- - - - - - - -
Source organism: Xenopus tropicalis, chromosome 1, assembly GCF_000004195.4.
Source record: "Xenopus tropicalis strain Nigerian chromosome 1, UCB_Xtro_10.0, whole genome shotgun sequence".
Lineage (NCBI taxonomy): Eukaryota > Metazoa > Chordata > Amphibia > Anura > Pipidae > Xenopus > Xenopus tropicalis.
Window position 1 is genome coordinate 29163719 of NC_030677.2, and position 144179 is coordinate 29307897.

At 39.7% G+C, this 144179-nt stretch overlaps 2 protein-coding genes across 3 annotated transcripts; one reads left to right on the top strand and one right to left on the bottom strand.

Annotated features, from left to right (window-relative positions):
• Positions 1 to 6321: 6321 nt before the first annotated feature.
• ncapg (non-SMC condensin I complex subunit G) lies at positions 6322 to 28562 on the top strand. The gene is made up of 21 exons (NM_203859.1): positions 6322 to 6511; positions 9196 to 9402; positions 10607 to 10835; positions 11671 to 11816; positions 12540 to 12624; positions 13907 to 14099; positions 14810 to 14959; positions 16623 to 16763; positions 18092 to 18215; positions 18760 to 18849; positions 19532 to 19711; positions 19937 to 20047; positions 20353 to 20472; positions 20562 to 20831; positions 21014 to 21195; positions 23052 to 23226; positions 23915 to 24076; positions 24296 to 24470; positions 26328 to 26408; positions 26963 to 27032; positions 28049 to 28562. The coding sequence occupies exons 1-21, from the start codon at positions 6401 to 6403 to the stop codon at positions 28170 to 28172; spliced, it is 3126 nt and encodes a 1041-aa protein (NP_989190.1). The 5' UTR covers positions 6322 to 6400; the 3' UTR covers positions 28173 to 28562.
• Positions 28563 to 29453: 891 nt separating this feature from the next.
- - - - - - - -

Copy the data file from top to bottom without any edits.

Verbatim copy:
Source organism: Xenopus tropicalis, chromosome 1, assembly GCF_000004195.4.
Source record: "Xenopus tropicalis strain Nigerian chromosome 1, UCB_Xtro_10.0, whole genome shotgun sequence".
Lineage (NCBI taxonomy): Eukaryota > Metazoa > Chordata > Amphibia > Anura > Pipidae > Xenopus > Xenopus tropicalis.
Window position 1 is genome coordinate 29163719 of NC_030677.2, and position 144179 is coordinate 29307897.

At 39.7% G+C, this 144179-nt stretch overlaps 2 protein-coding genes across 3 annotated transcripts; one reads left to right on the top strand and one right to left on the bottom strand.

Annotated features, from left to right (window-relative positions):
• Positions 1 to 6321: 6321 nt before the first annotated feature.
• ncapg (non-SMC condensin I complex subunit G) lies at positions 6322 to 28562 on the top strand. The gene is made up of 21 exons (NM_203859.1): positions 6322 to 6511; positions 9196 to 9402; positions 10607 to 10835; positions 11671 to 11816; positions 12540 to 12624; positions 13907 to 14099; positions 14810 to 14959; positions 16623 to 16763; positions 18092 to 18215; positions 18760 to 18849; positions 19532 to 19711; positions 19937 to 20047; positions 20353 to 20472; positions 20562 to 20831; positions 21014 to 21195; positions 23052 to 23226; positions 23915 to 24076; positions 24296 to 24470; positions 26328 to 26408; positions 26963 to 27032; positions 28049 to 28562. The coding sequence occupies exons 1-21, from the start codon at positions 6401 to 6403 to the stop codon at positions 28170 to 28172; spliced, it is 3126 nt and encodes a 1041-aa protein (NP_989190.1). The 5' UTR covers positions 6322 to 6400; the 3' UTR covers positions 28173 to 28562.
• Positions 28563 to 29453: 891 nt separating this feature from the next.